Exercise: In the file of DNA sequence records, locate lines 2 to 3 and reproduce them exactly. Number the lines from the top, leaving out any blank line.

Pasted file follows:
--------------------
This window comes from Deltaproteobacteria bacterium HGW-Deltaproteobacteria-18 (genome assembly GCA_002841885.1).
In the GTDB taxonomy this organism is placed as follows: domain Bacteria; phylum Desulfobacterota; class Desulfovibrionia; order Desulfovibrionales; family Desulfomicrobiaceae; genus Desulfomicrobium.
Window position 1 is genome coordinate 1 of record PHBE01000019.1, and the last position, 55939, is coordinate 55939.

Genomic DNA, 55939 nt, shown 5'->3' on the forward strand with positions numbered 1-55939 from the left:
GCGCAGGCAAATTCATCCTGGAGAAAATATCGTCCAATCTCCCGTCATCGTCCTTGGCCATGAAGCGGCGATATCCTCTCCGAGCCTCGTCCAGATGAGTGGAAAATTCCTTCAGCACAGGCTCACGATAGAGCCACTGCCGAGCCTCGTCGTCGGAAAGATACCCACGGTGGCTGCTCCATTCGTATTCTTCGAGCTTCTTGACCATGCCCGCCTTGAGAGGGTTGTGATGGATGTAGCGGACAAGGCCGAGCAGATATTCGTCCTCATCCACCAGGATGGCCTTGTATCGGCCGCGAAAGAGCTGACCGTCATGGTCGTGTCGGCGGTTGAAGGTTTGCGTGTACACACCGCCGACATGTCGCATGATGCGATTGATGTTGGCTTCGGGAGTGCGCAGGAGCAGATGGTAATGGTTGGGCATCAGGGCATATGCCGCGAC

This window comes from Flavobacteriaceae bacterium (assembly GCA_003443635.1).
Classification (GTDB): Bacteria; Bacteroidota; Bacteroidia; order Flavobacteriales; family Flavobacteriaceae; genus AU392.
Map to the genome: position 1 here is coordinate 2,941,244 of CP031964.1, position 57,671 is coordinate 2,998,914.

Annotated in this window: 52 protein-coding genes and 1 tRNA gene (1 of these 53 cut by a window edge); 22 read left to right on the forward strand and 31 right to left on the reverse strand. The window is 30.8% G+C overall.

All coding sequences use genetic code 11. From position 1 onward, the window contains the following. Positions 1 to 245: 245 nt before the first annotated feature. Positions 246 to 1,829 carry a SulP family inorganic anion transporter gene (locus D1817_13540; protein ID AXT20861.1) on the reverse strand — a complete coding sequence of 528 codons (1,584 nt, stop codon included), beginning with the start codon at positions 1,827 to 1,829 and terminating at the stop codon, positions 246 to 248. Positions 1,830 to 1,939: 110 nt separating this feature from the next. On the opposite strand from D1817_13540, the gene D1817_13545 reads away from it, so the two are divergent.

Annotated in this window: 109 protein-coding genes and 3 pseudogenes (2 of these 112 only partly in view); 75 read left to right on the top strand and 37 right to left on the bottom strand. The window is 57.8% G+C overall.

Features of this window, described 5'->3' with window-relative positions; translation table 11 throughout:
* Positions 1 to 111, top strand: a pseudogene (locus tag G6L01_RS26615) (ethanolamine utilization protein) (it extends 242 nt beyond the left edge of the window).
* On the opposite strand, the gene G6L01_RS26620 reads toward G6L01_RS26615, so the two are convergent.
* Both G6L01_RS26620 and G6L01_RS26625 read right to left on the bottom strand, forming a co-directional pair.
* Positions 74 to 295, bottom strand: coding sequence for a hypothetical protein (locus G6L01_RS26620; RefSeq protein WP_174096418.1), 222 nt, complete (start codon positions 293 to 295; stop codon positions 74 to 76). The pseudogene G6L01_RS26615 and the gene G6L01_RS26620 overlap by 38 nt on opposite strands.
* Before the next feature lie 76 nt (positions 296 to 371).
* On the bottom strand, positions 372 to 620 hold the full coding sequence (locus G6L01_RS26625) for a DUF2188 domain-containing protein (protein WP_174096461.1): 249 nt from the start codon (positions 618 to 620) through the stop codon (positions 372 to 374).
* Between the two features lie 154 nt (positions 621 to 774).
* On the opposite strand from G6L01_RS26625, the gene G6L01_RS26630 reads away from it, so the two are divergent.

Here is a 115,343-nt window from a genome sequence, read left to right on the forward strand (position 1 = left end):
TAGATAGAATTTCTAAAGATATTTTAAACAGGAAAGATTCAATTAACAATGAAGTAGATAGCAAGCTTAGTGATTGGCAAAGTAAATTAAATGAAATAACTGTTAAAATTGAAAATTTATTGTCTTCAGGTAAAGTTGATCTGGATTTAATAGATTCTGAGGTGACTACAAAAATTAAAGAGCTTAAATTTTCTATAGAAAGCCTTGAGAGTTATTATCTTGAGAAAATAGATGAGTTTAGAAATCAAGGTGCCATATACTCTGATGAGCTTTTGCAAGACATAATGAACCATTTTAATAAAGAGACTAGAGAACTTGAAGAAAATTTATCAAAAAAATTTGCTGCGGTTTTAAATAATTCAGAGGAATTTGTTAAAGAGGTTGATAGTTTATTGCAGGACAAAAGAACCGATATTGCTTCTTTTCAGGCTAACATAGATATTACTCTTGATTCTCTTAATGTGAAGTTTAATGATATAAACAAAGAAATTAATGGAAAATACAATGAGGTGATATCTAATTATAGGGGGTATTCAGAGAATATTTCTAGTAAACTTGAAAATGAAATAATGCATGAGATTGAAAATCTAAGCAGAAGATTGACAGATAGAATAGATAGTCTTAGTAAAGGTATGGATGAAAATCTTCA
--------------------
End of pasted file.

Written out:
In the GTDB taxonomy this organism is placed as follows: domain Bacteria; phylum Desulfobacterota; class Desulfovibrionia; order Desulfovibrionales; family Desulfomicrobiaceae; genus Desulfomicrobium.
Window position 1 is genome coordinate 1 of record PHBE01000019.1, and the last position, 55939, is coordinate 55939.